But I am not ready at this point to definitively say that he should be locked up for life. The question for me is why he went off the medication in the first place. If it was because he chose to, perhaps because once he felt better he didn't think he needed to remain on it, then he is responsible for that decision, his actions that stemmed from that decision, and the criminal consequences that he faces now.

But not knowing what the medication was, how much it costs, and whether he had any means to acquire that necessary medication leaves me not sure whether the fault is with him or with our health care system. Mental health needs are often left unaddressed even more so than other health needs. People die for lack of access to necessary prescription medications every day. In cases where low or no income patients need prescription medications for serious mental conditions, if they are unable to acquire them the death that results may be someone else's rather than their own.

I do not know the circumstances of this particular case enough to form an opinion yet as to whether this man deserves to be locked up for life, whether society needs to be protected from him by locking him up for life, or whether he simply needed and needs to have access to the medications that he obviously needs.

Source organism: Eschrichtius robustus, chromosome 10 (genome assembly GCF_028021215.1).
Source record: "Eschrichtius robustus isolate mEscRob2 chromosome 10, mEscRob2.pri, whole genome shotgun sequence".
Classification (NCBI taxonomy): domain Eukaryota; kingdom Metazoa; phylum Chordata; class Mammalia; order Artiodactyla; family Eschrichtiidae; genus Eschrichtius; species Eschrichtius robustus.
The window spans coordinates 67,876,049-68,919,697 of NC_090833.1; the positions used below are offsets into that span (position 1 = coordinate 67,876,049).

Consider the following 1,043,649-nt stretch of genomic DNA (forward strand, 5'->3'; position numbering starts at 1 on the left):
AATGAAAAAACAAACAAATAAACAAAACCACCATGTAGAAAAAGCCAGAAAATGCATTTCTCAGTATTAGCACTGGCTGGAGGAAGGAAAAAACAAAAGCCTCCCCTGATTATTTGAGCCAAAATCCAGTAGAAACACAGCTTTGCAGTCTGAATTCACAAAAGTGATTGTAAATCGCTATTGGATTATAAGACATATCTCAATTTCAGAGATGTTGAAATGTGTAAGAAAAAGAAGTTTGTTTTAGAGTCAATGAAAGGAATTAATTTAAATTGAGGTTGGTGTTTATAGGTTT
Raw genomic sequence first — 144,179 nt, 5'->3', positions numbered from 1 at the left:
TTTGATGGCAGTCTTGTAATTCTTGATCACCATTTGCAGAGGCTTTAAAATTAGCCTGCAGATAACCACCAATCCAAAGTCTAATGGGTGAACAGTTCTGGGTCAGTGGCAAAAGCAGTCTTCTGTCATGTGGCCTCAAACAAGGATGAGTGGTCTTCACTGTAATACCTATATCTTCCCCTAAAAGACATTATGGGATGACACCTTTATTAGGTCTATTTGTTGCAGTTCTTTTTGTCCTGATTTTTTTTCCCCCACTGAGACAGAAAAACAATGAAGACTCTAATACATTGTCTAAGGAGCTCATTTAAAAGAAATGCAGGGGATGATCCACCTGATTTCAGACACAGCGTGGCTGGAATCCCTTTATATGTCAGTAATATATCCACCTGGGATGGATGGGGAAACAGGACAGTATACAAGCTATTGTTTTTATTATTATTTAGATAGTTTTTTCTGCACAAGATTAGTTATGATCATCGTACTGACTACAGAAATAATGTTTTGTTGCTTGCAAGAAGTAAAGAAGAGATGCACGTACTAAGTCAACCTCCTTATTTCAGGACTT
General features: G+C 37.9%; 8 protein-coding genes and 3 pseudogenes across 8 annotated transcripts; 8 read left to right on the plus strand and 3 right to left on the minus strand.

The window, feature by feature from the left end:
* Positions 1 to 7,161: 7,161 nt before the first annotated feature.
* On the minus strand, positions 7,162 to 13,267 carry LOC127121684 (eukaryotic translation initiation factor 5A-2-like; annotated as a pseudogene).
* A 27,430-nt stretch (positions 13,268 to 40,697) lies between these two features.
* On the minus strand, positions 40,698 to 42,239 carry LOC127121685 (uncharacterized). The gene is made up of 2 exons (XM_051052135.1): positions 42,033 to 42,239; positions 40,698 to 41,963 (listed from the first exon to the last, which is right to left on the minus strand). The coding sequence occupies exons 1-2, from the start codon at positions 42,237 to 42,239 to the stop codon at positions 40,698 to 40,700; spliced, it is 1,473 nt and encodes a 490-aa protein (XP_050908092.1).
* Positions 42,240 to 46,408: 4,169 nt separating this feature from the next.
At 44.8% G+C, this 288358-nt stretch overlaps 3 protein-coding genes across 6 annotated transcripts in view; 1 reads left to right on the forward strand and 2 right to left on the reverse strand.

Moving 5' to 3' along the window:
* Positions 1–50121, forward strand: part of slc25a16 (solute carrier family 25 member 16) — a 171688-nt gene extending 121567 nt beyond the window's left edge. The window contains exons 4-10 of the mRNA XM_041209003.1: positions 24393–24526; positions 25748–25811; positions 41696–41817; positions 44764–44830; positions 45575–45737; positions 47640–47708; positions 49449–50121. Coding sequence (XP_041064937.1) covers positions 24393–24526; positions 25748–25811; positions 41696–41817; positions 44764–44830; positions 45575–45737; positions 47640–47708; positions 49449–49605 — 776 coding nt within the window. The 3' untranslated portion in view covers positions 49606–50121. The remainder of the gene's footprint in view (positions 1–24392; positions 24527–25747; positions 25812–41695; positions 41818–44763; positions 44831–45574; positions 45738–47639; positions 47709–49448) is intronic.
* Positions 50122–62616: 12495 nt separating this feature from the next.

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Response to ReRe (Reply #2)

Thu Jan 17, 2013, 02:00 PM

8. Guns need to be restricted severely in this country. nt

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Response to Judi Lynn (Original post)

Thu Jan 17, 2013, 07:46 AM

3. He was a walking time bomb

His five year probation for assaulting the cabbie was dropped after only ten months, in spite of a felony assault during that ten month period. WTF? Sounds like we need to look at the judicial system.

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Response to marshall (Reply #3)

Thu Jan 17, 2013, 09:26 AM

5. His probation wasn't dropped -- it was revoked.

And a warrant for his arrest was issued three days later. The question is whether he was ever arrested at that point or any time after, and if so, what happened from there? Agreed, the judicial system needs to be looked at.